When viruses invade microbes, many of the microbes die, but those that survive will grab some of the virus’s DNA and insert it into a CRISPR spacer. The microbe can then use this viral DNA to identify future viral invaders and target them for destruction. Cas enzymes are guided to viral DNA and then chop it up, so that the virus cannot replicate. Scientists discovered that they could use this CRISPR-Cas system to enter a cell, snip out any segment of DNA that they targeted, and then have the cell stitch a new gene into the open space. Moreover, they could do this not only for somatic cells, but also for germ cells (eggs and sperm). Doing it for germ cells would mean that the genetic changes would be passed down by the biological inheritance of offspring. Recent research has shown that this can be done with human embryos. This suggests the possibility that parents could use this technique to genetically enhance their children with genetic propensities for better bodies and better minds, and that this redesign of the human genome could be passed down by inheritance to the next generation.
Properly understood, this should teach us at least three lessons about human evolution—lessons about the Lamarckian character of biological evolution, about the natural sources of technological evolution, and about how evolved human nature limits the power of genetic technology.
First, notice that CRISPR is an adaptive immune system that learns from its experience with the viral enemies of microbes and passes on what it has learned to the descendants of the microbes. It has been generally assumed that Jean-Baptiste Lamarck’s theory of the evolutionary inheritance of acquired traits has been refuted by Darwinian biology. Actually, Charles Darwin himself accepted Lamarckian evolution as one of the mechanisms of evolutionary change. And CRISPR shows that Lamarckian inheritance really does occur in nature. Using CRISPR for the genetic engineering of children could become a form of intentional evolution in which parents use scientific knowledge and technology to direct the evolutionary inheritance of acquired traits for the improvement of human life.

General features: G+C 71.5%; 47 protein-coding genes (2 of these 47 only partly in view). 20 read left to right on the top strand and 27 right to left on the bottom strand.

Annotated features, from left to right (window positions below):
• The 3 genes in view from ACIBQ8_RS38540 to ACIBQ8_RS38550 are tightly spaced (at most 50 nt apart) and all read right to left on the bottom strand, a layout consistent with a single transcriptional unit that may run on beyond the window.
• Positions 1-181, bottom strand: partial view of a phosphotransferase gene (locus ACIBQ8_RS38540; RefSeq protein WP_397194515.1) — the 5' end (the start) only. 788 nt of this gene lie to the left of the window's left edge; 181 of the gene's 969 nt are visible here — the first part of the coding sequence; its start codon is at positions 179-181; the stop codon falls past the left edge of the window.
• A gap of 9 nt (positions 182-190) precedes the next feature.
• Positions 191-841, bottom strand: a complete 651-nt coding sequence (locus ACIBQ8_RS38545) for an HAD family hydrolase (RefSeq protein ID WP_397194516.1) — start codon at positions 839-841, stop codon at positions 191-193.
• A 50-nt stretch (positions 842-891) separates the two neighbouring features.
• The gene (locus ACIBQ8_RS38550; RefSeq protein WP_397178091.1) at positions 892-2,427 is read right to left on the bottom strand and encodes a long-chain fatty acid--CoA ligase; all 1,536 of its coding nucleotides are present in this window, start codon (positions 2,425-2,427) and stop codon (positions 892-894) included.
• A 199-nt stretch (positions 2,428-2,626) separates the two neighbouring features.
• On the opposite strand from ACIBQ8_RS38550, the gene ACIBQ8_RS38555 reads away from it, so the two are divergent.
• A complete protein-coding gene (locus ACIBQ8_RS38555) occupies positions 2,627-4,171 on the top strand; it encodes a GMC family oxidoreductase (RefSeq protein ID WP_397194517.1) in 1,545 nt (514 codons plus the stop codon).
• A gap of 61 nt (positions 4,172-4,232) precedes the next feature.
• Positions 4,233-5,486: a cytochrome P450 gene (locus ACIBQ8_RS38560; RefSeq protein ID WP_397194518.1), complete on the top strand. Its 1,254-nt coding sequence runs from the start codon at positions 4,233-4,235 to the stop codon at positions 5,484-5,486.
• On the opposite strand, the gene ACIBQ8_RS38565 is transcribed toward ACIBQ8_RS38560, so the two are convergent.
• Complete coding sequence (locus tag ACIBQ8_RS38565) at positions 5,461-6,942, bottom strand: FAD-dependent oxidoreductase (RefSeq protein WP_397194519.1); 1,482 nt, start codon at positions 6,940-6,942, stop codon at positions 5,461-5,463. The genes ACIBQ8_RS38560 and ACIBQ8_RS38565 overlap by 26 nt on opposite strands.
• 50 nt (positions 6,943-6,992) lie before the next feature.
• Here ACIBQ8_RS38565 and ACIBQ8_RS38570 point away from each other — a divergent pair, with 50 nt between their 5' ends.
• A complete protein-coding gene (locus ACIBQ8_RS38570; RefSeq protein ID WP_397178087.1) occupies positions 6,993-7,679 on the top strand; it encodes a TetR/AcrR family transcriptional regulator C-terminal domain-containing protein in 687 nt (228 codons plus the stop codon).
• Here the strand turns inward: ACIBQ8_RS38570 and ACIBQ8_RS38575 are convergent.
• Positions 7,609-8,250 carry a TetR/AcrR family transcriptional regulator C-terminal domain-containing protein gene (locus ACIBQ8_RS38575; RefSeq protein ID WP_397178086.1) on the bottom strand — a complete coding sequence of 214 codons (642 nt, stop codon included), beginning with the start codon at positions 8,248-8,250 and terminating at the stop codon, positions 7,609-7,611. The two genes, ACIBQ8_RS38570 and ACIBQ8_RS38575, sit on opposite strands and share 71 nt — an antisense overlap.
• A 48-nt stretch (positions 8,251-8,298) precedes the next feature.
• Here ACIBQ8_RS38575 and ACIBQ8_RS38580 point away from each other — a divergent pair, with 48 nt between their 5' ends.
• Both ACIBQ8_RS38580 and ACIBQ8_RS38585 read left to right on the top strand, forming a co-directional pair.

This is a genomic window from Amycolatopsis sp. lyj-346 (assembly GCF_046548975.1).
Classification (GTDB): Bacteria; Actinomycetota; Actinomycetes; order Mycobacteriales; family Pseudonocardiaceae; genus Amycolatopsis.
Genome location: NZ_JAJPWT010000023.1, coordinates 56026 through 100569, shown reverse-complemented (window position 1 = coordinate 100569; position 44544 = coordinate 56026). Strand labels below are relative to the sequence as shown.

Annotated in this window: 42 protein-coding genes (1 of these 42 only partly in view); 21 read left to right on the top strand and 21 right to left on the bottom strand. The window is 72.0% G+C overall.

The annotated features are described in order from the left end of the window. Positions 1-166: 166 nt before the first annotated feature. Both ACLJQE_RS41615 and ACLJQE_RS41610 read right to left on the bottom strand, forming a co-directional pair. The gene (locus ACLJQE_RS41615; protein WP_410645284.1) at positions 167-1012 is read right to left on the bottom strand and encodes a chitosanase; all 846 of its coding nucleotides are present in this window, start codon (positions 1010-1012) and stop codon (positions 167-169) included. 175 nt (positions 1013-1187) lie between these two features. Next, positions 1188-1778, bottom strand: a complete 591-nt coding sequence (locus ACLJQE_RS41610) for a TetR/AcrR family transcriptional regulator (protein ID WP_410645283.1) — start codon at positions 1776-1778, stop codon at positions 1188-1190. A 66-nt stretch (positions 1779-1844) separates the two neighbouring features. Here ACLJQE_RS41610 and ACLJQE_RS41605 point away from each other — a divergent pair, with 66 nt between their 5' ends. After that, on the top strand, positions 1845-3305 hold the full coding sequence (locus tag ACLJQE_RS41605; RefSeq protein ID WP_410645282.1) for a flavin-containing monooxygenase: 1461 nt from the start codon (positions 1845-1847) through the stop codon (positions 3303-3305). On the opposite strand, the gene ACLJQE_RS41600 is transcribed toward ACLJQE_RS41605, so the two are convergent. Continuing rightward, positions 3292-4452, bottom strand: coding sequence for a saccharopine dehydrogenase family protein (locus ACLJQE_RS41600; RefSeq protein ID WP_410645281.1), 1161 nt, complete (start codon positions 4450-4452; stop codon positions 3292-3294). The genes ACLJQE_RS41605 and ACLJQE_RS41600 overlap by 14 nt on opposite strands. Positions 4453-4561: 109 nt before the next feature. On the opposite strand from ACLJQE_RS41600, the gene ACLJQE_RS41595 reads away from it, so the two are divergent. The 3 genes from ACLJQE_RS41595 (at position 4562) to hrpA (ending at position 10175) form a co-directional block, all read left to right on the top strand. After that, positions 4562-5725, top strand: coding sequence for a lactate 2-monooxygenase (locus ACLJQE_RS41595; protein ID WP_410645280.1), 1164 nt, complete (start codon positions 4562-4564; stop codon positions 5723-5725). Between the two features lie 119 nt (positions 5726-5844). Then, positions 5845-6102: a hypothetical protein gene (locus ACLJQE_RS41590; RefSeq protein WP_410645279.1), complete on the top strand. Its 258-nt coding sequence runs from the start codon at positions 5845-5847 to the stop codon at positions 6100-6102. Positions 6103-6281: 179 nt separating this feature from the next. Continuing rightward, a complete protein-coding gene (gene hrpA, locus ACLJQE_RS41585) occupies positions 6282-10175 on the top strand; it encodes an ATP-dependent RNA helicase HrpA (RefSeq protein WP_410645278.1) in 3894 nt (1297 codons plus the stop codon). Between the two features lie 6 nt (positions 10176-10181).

The second lesson here is about the natural sources of the technological evolution of genetic engineering. We might see genetic engineering as manifesting the modern scientific project, first proposed by Francis Bacon in the seventeenth century, for the human mastery of nature for the relief of the human estate. We might think that such a conquest of nature requires the human invention of artificial tools. But notice that CRISPR is not a human invention but something that scientists discovered in nature. Microbes have been using CRISPR to edit their DNA for millions of years. Once we understand how this works in nature, we can then use it for genetic engineering. This confirms Bacon’s observation that “nature to be commanded must be obeyed,” because “all that man can do is to put together or put asunder natural bodies,” and then “the rest is done by nature working within.” And thus we should see how the power of biotechnology is limited by the potentialities inherent in nature.